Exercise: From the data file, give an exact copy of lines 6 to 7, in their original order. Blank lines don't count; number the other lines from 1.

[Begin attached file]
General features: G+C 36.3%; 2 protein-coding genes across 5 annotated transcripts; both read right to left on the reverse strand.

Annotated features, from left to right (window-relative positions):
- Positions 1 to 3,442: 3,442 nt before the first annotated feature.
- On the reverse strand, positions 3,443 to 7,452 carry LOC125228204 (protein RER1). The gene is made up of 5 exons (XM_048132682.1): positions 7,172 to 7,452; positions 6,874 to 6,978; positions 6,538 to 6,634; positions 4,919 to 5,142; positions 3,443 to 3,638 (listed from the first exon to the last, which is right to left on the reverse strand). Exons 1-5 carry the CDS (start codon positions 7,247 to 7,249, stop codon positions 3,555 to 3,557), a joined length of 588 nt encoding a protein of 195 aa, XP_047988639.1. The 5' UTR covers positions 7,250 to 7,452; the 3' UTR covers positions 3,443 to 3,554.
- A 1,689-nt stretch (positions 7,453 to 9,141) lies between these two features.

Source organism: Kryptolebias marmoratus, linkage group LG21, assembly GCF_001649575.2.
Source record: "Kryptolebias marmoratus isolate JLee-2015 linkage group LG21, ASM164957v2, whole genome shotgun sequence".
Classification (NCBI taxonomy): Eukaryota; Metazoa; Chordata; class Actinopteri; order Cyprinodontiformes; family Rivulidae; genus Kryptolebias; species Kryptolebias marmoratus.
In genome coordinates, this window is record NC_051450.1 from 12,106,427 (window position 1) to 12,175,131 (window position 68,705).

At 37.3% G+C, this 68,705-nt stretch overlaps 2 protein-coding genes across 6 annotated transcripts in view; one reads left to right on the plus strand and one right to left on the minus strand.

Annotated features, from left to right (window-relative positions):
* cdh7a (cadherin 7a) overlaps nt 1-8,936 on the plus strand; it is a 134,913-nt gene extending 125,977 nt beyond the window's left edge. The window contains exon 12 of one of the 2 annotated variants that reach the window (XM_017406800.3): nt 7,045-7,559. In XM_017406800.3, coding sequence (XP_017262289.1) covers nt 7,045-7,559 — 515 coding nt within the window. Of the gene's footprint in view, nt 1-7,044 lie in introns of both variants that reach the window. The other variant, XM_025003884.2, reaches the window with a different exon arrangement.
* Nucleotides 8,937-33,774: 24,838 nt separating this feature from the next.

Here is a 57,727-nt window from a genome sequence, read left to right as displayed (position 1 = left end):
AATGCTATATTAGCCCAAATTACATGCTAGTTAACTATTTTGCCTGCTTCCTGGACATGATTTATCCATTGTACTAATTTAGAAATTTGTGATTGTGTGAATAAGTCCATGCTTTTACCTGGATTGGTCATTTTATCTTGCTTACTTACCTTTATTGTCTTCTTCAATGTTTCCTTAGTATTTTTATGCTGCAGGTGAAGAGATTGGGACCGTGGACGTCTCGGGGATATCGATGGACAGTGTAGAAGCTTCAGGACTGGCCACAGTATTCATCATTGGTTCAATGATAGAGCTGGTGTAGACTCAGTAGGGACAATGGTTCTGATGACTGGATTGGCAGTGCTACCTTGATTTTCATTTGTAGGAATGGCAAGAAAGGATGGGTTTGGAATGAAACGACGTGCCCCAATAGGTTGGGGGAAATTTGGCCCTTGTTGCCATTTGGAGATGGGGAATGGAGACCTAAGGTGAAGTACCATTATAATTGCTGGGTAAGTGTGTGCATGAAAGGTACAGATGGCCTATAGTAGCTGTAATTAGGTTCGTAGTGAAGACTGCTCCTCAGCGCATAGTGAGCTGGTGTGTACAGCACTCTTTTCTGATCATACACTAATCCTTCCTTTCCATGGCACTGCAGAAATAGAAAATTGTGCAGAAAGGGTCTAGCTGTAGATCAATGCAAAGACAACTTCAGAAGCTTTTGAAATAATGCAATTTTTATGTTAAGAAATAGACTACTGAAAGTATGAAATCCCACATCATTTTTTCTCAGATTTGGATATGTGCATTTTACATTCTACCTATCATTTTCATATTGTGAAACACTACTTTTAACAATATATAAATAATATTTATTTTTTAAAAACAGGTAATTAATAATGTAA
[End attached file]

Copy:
Source organism: Kryptolebias marmoratus, linkage group LG21, assembly GCF_001649575.2.
Source record: "Kryptolebias marmoratus isolate JLee-2015 linkage group LG21, ASM164957v2, whole genome shotgun sequence".